Coffee’s flavor involves over 1,000 chemical compounds. The primary tastes perceived on the tongue are important, but the hundreds of aromatics in coffee are smelled rather than tasted.
Sweetness comes from sugars, which mostly caramelize during roasting to produce toastiness and the dark tone of caramel. This is complemented by caramel-like aromatics.
Bitterness is crucial: without bitterness, coffee would be unrecognizable. Bitterness helps balance the acidity in coffee. Aromatics can, in turn, balance the bitterness. The balance of complementary tastes is key to the best coffee experience. Caffeine provides about 10 percent of the bitterness of coffee. Trigonelline (aka niacin) is bitter, but roasting converts most of it to pyridines, which taste warm and roasty.
Acidity is complex. Fruit acids contribute fine acidity admired at the cupping table. Citric acid is strong, but malic (also found in apples) and tartaric (found in grapes) are nuanced. An acid profile is considered more complex with a balance of these, typical of beans grown at high altitudes.
Chlorogenic acids (CGAs) degenerate in roasting into caffeic and quinic acids, and phenols. CGAs are perceived as more bitter; quinic acid is sour and bitter.
Aromatic acids, including lactic and acetic acids, can be smelled as well as tasted. Some develop when the fruit is separated from the seed, others during roasting as sugars caramelize. A little is pleasurable, more becomes winy, while too much creates the defect called ferment.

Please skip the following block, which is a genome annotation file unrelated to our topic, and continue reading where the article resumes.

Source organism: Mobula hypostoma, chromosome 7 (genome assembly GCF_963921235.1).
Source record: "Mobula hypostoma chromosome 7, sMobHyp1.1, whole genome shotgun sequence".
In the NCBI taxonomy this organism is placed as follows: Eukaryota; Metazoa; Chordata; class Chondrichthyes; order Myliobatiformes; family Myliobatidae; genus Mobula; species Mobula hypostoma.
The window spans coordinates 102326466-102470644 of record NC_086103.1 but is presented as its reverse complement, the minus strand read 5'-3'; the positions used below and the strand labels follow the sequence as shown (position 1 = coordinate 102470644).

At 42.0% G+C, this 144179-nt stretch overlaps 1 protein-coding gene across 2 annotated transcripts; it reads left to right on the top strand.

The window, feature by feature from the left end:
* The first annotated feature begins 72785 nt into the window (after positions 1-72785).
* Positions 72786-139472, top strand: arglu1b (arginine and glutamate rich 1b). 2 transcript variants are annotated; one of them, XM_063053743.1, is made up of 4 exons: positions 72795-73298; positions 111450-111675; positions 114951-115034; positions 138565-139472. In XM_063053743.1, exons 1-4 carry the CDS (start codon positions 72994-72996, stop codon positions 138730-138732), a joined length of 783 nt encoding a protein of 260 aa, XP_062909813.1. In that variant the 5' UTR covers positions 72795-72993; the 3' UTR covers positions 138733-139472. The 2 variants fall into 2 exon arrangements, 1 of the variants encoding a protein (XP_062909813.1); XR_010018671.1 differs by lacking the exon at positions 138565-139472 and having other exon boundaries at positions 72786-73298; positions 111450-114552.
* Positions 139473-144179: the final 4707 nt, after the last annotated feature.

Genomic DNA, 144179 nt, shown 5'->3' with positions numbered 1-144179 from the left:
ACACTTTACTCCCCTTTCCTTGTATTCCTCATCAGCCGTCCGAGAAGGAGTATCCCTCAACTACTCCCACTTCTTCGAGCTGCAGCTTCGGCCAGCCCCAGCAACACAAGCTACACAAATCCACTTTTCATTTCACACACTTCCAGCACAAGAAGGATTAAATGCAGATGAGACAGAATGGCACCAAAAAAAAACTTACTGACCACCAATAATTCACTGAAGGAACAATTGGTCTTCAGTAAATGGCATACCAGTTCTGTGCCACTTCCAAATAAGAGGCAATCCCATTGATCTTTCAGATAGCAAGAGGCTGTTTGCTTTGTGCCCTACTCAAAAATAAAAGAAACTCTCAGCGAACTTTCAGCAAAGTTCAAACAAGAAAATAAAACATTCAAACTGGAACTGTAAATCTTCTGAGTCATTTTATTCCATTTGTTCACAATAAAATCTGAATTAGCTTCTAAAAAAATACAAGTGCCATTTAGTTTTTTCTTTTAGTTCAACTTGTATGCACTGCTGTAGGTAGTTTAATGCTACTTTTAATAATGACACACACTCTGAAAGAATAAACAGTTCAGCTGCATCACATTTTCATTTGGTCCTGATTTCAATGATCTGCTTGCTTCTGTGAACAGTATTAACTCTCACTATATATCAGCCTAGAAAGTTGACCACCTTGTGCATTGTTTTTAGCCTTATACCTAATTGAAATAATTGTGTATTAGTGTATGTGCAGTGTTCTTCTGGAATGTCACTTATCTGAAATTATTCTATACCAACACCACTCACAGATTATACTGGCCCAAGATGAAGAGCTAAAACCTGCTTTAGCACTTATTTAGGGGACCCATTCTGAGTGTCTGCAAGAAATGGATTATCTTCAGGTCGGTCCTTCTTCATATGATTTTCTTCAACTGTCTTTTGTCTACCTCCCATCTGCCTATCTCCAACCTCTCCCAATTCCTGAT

Inorganic acids include phosphoric acid, a strong acid that acts with the other acids and salts to give a pleasant, lingering note.
Aromatics make the aroma and are caused in part by Maillard reactions, which occur when a sugar joins chemically with an amino acid (the building blocks of protein).
Mercaptans, produced in the Maillard reaction, are a family of volatiles with a high concentration of sulfur.
Thiophenes have a meaty aroma from Maillard reactions between sulfurous amino acids and sugars.
Furans are the most abundant class of aromatics in coffee, and contribute caramel aromas from the sugars broken down by the heat of roasting.
Pyrazines are next most abundant, with roasty, walnuty, or toasty aromas. They can be smelled even in small amounts, and so contribute much to the aroma. One pyrazine, which gives an earthy aroma, is also a flavor constituent in bell peppers.
Phenols are also important in the aroma of single-malt Scotch whiskies from Islay, associated with their seaweedy character.
Pyrroles give sweet odors of caramel, or even mushrooms.
—James di Properzio is a freelance writer based in Medford, Oregon.